The mother of an RAF student pilot from Burgess Hill who died last year has set up a charity project to build an orphanage in his memory.

Cameron Forster, 21, died in a plane crash in North Yorkshire in April 2016 with his friend Ajvir Sandhu.

In August last year, his mother Amanda Jayne launched Cameron’s Orphanage Project to house children in Africa.

Amanda wants to make it Cameron’s legacy and said:

“He’d graduated from RAF Cromwell as an officer and he had completed his basic flying training and was selected to fly fast jets.

“He was an extremely accomplished young man in many different areas, he was not just academically gifted, he was a brilliant musician, he played the guitar, the recorder, and the oboe.”

According to Amanda, Cameron and Ajvir were performing an aerobatic sequence in a light aircraft, which went into a spin when it eventually crashed and they both died.

The objective of the project is to raise enough money to build an orphanage in a remote village called Mkushi in Zambia, Africa.

Amanda is a teacher, and was shocked to learn more than 400 children in the village are orphans, after leading an expedition through the area, visiting a school run by the Itala Foundation charity last July.

Amanda said:

“Whilst I was working at this charity school with this team of students I learnt from talking with the head master there that over half of the 850 pupils were orphans.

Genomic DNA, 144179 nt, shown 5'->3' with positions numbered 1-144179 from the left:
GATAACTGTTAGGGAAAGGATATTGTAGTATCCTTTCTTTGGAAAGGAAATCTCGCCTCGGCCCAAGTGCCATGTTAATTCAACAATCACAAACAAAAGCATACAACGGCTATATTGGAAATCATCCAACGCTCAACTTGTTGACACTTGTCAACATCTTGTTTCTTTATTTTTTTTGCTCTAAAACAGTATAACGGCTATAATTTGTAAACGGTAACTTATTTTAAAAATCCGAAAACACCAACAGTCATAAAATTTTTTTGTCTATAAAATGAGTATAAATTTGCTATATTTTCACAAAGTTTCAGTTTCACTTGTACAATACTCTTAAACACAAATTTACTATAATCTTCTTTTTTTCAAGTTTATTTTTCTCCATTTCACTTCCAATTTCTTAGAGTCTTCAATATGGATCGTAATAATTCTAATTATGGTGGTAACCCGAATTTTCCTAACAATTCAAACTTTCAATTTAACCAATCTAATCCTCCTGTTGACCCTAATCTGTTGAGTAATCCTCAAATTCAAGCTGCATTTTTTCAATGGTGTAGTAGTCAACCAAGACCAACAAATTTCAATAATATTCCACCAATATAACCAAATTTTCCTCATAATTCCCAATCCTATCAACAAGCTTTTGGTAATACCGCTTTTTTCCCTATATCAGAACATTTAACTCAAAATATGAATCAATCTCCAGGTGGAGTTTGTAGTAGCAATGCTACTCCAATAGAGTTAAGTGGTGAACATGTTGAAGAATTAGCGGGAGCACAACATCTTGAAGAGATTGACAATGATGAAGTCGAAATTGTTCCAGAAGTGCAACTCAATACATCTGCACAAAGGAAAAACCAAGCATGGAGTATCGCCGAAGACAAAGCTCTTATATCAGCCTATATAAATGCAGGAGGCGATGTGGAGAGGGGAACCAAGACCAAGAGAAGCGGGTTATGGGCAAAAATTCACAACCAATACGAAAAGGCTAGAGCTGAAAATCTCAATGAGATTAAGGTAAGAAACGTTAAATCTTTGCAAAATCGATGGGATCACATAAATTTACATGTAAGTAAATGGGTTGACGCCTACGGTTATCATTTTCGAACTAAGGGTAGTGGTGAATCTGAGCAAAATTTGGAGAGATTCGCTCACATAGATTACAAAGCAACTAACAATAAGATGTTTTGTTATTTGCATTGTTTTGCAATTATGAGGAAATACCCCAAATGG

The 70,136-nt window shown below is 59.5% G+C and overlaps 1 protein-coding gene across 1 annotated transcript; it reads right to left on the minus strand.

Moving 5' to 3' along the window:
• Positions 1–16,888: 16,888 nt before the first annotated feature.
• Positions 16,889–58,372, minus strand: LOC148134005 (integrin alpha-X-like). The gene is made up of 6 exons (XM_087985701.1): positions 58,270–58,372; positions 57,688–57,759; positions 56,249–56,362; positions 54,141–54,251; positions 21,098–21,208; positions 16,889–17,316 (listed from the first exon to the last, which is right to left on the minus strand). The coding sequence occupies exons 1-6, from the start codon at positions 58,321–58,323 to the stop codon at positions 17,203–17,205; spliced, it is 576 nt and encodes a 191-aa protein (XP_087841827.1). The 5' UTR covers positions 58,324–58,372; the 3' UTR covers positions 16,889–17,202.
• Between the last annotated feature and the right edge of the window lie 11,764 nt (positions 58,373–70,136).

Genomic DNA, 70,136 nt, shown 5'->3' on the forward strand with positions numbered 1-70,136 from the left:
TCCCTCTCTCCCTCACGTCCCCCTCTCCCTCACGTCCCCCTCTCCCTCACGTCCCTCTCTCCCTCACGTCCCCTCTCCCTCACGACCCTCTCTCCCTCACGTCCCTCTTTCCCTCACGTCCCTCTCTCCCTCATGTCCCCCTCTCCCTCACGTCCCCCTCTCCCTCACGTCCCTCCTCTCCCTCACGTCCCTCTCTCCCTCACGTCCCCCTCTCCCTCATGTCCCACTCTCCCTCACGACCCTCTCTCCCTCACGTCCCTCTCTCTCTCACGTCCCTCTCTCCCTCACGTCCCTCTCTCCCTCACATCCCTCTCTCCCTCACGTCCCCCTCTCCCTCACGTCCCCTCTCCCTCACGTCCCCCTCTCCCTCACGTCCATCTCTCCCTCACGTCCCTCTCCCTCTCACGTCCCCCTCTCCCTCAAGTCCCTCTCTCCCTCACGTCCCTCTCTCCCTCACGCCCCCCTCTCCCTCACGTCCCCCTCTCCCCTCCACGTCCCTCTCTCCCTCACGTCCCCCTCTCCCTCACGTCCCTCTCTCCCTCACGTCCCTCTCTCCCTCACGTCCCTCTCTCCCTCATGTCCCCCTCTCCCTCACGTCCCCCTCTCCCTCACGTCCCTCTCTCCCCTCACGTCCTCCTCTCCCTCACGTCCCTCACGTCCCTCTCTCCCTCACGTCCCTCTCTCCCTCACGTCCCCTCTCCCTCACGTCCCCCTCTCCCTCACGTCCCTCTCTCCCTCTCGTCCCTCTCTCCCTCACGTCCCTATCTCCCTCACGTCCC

“The need for a small orphanage became immediately apparent, not just to provide shelter but to give these children a home, a sense of belonging and family which they so desperately needed.”

More than half the children at the Itala school are orphans.
More than half the children at the Itala Foundation school are orphans.

Amanda and a group of Cameron’s friends are travelling to Zambia in August to help build the orphanage and a creche.

More than 20 people are taking part, and they plan to construct the building in two weeks.

Amanda added:

“He [Cameron] would be almost embarrassed to see so many of his friends giving up their time, energy, and money to contribute towards something in his name.

“The idea is now to try and put projects in place which will enable not just the orphanage but the charity school in Mkushi itself.”